The effect of Trump’s payroll tax deferral is uncertain

This past weekend, President Trump signed one executive order and three executive memoranda with the goal of providing economic relief to individuals and families. One of the memoranda instructs the Treasury Secretary to defer payment of the employee-side Old-Age, Survivors, and Disability Insurance (OASDI) payroll tax. According to the president, the goal is to “put money directly in the pockets of American workers and generate additional incentives for work and employment, right when the money is needed most.” Without further clarification from the Treasury, it is unclear how businesses and the economy will react.

Under current law, Social Security is financed by the OASDI
payroll tax of 12.4 percent. This tax applies to the first $137,700 in wages
and is split equally between workers and their employers, each paying 6.2
percent. The employee side of the tax is withheld from workers’ paychecks and
remitted to the US Treasury by employers.

President Trump’s executive memorandum directs the Treasury
to pause the “withholding, deposit, and payment” of the OASDI payroll tax
between September 1, 2020 and December 31, 2020. The deferral would only apply
to workers that “generally” earn less than $4,000 bi-weekly or about $104,000
per year. The executive order also states that the Secretary of the Treasury
will explore ways to ultimately forgive the liability, including legislation.

U.S. Treasury Secretary Steve Mnuchin speaks (L) next to U.S. President Donald Trump during a coronavirus disease (COVID-19) pandemic briefing at the White House in Washington, U.S., August 10, 2020. REUTERS/Kevin Lamarque

President Trump has advocated, even before the pandemic, for an employee-side payroll tax cut. However, Congress rejected a proposal to cut payroll taxes as part of the next economic relief package.

Most analysts have concluded that an employee-side payroll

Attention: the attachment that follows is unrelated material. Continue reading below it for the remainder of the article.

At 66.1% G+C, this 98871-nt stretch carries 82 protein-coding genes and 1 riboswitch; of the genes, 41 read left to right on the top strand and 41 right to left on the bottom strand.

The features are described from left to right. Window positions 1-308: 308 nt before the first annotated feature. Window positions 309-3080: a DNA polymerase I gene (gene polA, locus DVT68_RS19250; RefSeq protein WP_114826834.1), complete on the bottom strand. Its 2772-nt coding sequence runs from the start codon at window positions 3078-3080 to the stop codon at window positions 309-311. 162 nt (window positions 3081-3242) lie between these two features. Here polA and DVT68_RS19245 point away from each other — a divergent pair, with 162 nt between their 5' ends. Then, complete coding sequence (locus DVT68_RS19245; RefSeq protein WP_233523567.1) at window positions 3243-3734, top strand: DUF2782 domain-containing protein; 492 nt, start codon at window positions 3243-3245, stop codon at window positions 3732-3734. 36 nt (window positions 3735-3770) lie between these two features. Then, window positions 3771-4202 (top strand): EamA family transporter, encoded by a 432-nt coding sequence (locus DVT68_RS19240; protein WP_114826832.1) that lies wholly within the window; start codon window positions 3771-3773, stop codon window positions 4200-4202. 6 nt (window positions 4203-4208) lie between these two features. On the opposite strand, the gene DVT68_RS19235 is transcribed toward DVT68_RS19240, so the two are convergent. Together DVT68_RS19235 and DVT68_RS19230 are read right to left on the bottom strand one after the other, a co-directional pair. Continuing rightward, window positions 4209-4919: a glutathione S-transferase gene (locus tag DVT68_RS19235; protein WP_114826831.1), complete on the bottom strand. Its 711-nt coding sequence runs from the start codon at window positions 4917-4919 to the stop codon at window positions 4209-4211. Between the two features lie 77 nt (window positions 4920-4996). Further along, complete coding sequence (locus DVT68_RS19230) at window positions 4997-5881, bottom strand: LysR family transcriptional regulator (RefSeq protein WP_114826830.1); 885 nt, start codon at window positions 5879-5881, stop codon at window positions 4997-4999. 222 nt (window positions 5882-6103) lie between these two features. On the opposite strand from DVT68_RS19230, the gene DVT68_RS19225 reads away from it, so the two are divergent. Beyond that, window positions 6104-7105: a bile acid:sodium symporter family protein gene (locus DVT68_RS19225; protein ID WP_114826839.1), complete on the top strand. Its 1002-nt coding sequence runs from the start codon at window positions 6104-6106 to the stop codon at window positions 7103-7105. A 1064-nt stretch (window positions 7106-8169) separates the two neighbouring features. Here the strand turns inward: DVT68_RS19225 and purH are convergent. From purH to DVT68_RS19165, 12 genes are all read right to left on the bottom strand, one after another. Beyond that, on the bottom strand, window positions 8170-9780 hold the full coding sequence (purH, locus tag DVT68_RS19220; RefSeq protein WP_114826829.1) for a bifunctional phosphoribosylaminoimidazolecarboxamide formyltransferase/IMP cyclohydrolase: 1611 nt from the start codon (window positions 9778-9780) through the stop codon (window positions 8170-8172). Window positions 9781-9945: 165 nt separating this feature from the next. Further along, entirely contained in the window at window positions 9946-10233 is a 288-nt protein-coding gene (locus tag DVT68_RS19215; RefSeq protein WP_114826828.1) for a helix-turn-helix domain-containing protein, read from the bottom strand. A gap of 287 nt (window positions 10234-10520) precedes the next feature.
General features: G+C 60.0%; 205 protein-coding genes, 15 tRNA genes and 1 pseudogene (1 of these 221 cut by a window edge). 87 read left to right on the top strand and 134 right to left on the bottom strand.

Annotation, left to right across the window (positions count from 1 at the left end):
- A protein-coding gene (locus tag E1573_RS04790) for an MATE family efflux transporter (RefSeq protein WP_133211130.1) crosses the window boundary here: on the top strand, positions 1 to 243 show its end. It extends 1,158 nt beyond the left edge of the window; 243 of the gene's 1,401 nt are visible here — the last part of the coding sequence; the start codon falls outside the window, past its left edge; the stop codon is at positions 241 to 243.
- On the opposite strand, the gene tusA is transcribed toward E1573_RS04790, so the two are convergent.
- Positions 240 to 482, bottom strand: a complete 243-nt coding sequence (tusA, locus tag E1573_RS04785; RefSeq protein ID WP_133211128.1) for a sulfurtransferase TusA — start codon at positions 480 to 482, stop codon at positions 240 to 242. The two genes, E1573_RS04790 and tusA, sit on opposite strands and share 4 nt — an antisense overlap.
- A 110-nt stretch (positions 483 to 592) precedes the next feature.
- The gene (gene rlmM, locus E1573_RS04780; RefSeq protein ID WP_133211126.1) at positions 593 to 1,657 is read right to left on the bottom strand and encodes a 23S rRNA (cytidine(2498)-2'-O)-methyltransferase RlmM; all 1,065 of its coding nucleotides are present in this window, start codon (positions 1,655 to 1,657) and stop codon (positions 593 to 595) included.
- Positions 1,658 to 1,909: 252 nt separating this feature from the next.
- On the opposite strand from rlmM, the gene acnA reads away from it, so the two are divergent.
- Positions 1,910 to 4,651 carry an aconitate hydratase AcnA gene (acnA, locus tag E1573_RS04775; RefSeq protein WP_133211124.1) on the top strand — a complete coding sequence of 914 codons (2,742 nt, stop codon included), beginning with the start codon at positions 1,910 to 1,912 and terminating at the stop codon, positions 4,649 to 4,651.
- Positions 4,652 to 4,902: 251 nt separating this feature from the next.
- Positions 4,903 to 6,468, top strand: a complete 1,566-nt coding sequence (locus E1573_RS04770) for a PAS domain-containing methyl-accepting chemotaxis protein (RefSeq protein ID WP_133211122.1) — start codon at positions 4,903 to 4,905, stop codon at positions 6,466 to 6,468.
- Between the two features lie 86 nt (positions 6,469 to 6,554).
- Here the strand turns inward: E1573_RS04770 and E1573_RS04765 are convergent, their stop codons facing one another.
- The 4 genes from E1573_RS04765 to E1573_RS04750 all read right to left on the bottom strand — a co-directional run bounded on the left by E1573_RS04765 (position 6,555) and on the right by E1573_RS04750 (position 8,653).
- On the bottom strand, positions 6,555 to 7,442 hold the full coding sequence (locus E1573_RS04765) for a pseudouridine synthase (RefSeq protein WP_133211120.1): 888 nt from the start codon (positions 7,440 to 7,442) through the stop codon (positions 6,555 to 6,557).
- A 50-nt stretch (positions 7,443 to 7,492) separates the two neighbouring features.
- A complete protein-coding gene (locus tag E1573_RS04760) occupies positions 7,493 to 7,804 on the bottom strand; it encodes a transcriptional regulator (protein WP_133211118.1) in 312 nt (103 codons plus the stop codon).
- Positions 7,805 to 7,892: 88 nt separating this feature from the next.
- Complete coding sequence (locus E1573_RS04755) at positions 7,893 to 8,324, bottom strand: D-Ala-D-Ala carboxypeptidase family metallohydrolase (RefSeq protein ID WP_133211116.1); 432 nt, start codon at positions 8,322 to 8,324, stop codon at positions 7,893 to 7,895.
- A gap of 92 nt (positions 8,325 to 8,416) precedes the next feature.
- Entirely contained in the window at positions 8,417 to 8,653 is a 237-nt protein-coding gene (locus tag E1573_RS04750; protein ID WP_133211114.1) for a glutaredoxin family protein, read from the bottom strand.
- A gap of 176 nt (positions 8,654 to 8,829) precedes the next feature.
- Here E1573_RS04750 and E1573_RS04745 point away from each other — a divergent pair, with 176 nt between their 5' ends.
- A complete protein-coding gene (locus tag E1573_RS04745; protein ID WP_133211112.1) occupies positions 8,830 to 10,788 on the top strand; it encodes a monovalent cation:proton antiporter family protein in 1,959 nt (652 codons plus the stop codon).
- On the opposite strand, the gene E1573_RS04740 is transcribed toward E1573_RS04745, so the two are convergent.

tax cut is not the most effective policy to address the current crisis. Since
March, millions of individuals have lost their jobs and, as a result, are no
longer paying any employee-side payroll tax. Therefore, an employee-side
payroll tax cut would not provide out-of-work households with any direct
relief. Additionally, while lower employee-side payroll taxes may increase the
returns to work, they will have a limited impact on the labor force if there is
depressed demand for workers. Risk of exposure to the virus continues to
depress demand for goods and services, which contributes to high levels of
unemployment.

Without IRS guidance, it is difficult to gauge how businesses will react to and how the economy will be impacted by a payroll tax deferral. A pause in withholding may mean that workers see a boost in take-home pay in the last four months of the year. However, businesses may not pause withholding at all, leaving workers’ paychecks unchanged. Since, pending additional legislation, workers or their employers would ultimately be liable to pay the Treasury back in the future, a withholding pause could create administrative issues that businesses may want to avoid.

Supporters argue that Congress could swoop in and forgive
the deferred payroll tax liability to ease the concerns of businesses. However,
businesses and workers are unlikely to act on the promise that Congress could do something.

While there is some uncertainty, deferral of the payroll tax is unlikely to have the benefits its supporters suggest.

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